In this study we found that the amount of time a

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In this study, we found that the amount of time a blocked driver waits before responding follows a skewed right distribution with a mean of 4.25 seconds and a median of 3.24 seconds, with a few drivers waiting more than 10 seconds. Although the dataset is small, we might consider using these data to build a mathematical model (for these skewed data either using a transformation or a probability model other than the normal distribution) to help predict future results (e.g., a wait time of less than 2 seconds). These researchers were actually interested in whether the “social status” of the blocked car was related to how long it took before people honked. They found that “the mean and median response times decreased monotonically with the statu s of car, except when the blocked car was very small.” Similar results had been found in an earlier study by Doob and Gross in the United States (1968) which varied the status of the blocking car. However, neither study was replicated by a Swiss study (Jann, Suhner, & Marioni, 1995), perhaps due to cultural differences impacting generalizability. Practice Problem 2.2A A group of Cal Poly students (Sasscer, Mease, Tanenbaum, and Hansen, 2009) conducted the following study: volunteers were to say “go,” and then to say “stop” when they believed 30 seconds had passed. The researches asked the participants to not count in their heads and recorded how much time had actually passed. The data are in 30seconds.txt . (a) Examine graphical and numerical summaries of these data. Describe the shape of the distribution. How do the mean and median compare? What does this tell you about whether people tend to over or underestimate the length of 30 seconds? (b) Does a normal model seem appropriate here? (c) Does a log transformation succeed in creating a normal distribution? Explain how you might have predicted this answer based on the first graph you looked at. (d) To what population would you be willing to generalize these data? Practice Problem 2.2B Below are distribution fits for the honking data with a Weibull distribution and a Gamma distribution. Weibull Gamma Which do you think indicates a better fit for these data? Explain how you are deciding.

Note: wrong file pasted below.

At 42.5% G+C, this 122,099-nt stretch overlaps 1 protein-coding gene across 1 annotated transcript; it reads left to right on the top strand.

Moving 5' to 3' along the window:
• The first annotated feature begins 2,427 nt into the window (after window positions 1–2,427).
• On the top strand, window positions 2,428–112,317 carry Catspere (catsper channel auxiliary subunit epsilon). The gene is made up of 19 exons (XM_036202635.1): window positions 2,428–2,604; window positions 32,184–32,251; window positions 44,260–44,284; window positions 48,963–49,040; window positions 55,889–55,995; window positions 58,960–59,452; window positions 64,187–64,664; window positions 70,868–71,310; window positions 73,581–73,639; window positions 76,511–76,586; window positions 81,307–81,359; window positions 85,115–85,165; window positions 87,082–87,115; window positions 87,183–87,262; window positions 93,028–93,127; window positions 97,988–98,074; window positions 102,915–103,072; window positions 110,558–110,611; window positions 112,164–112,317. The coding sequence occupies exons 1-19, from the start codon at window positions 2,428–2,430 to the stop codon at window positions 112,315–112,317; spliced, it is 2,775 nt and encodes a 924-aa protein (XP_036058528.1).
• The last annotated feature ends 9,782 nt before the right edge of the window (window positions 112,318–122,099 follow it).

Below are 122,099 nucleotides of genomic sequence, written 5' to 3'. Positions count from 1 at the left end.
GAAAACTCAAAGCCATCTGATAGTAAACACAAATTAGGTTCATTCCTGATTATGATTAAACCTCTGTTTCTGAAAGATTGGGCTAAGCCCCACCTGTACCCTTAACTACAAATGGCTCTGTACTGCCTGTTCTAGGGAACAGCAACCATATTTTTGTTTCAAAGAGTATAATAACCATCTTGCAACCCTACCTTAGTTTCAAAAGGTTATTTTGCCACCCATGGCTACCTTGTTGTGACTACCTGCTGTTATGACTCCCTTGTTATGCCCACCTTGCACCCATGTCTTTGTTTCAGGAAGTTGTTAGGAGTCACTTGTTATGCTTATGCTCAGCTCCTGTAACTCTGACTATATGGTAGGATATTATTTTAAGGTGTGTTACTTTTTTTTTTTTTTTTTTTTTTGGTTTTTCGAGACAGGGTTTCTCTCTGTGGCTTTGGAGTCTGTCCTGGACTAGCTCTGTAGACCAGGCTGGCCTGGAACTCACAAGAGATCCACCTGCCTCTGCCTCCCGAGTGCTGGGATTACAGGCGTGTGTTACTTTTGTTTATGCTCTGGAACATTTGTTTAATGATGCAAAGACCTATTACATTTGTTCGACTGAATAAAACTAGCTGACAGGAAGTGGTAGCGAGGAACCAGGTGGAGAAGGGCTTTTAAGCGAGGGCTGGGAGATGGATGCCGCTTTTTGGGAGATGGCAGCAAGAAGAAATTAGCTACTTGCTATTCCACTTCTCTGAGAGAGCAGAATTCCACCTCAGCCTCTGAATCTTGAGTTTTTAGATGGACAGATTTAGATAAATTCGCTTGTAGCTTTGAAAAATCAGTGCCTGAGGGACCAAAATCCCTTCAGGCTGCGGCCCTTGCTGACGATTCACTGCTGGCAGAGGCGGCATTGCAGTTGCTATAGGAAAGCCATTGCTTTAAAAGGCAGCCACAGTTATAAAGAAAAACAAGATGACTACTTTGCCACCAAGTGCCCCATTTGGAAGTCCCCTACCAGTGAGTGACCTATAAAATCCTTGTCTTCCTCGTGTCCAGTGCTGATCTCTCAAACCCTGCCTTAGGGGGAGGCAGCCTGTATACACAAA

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Chance/Rossman, 2015 ISCAM III Investigation 2.3 148 Investigation 2.3: Readability of Cancer Pamphlets Researchers in Philadelphia investigated whether or not pamphlets containing information for cancer patients are written at a level that the cancer patients can comprehend. They applied tests to measure the reading levels of 63 cancer patients and also the readability levels of 30 cancer pamphlets (based on such factors as sentence length and number of polysyllabic words). These numbers correspond to grade levels, but cancer patient reading levels below grade 3 and above grade 12 were not determined exactly.
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